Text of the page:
EFF's patent-busting project has put another notch in its belt: today they killed a truly outrageous patent on the use of subdomains for navigation and content management, as with jwz.livejournal.com. Can you believe that the patent office granted that patent in 2004, based on a 1999 application? Can you believe that the people who filed the patent claimed (with a straight face) that they didn't know of any other prior art that made this invalid?
It's hard to know whether to be happy for and grateful to the Electronic Frontier Foundation for killing this abomination, or pissed off with the patent office for creating it.
In the original reexamination request, EFF and Rick Mc Leod of Klarquist Sparkman, LLP, showed that the method Ideaflood claimed to have invented was well known before the patent was issued. In fact, website developers were having public discussions about how to create these virtual subdomains on an Apache developer mailing list and on Usenet more than a year before Ideaflood filed its patent application. The open source community's public record of the technology development provided the linchpin to EFF's patent challenge.
EFF Busts Bogus Internet Subdomain Patent
"In the reexam, the Patent Office systematically rejected each of Hoshiko's arguments as well as the patent claims. We were fortunate to have the Internet Archive and Usenet Archive as proof of the prior work by the open source community," said Rick Mc Leod, who drafted the EFF petition.
"This patent was particularly troubling because the company tried to remove the work of open source developers from the public domain and use it to threaten others," said EFF Legal Director Cindy Cohn. "Ironically, the transparent open source development process gave us the tools to bust the patent!"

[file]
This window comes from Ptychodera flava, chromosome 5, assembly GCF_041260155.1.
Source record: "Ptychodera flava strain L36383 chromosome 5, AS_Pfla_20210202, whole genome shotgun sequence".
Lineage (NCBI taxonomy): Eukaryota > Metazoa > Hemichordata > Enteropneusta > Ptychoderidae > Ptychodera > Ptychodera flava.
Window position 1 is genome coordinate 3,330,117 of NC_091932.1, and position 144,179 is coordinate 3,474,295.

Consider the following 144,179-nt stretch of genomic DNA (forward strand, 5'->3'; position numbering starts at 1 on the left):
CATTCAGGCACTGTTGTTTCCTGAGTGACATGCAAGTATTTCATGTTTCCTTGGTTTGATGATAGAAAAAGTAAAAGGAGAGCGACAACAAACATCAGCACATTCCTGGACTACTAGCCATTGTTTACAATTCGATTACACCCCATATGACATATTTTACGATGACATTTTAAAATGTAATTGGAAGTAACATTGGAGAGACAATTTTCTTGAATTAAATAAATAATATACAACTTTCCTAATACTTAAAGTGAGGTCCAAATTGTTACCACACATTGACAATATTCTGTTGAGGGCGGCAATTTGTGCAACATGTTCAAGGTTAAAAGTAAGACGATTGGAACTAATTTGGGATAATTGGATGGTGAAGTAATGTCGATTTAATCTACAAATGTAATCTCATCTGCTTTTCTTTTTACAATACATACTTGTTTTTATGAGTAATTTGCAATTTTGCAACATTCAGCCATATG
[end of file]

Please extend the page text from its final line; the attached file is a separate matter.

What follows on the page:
In 2014, IKEA, the Swedish-based global furniture company, sent a cease-and-desist letter to a blogger by the name of Jules Yap. Yap ran the extremely popular website IKEAhackers.net, which helped people “hack” IKEA furniture into new, creative, and unexpected designs. The site was already almost a decade old when IKEA’s lawyers demanded that Yap hand over the URL. What follows is a case study from Superfandom: How Our Obsessions are Changing What We Buy and Who We Are.
CSIR-Tech is the commercial arm of the Indian government’s Council of Scientific and Industrial Research; after spending ₹50 crore (about USD7.6M) pursuing more than 13,000 “bio-data patents” (patents of no real value save burnishing the credentials of the scientists whose names appear on them), they have run out of money and shut down.
Troy Hunt, proprietor of the essential Have I Been Pwned (previously) sets out the hard lessons learned through years of cataloging the human costs of breaches from companies that overcollected their customers’ data; undersecured it; and then failed to warn their customers that they were at risk.
What could be more fun than a slingshot that shoots tiny airplanes? A slingshot that shoots tiny glowing airplanes of course! These toy planes are outfitted with ultra-bright LEDs, so you can fly all night without losing them in the trees.Whether you are a regular-sized child, or an overgrown adult one, these light-up flyers offer […]
You know the drill. You go to the dentist and they ask you how often you floss. You lie through your teeth and say, “every day!” (Bonus points if you have some cilantro or chives stuck in your gums from lunch). You don’t want to keep up the charade any longer, but rubbing that tiny strand […]
The Raspberry Pi Foundation has done outstanding work packing a fully capable desktop computer into a package the size of a deck cards—especially one that only costs $35. But if you already have a working laptop, why should you care? Oh, how much you have to learn. Besides operating well as a compact digital media hub, […]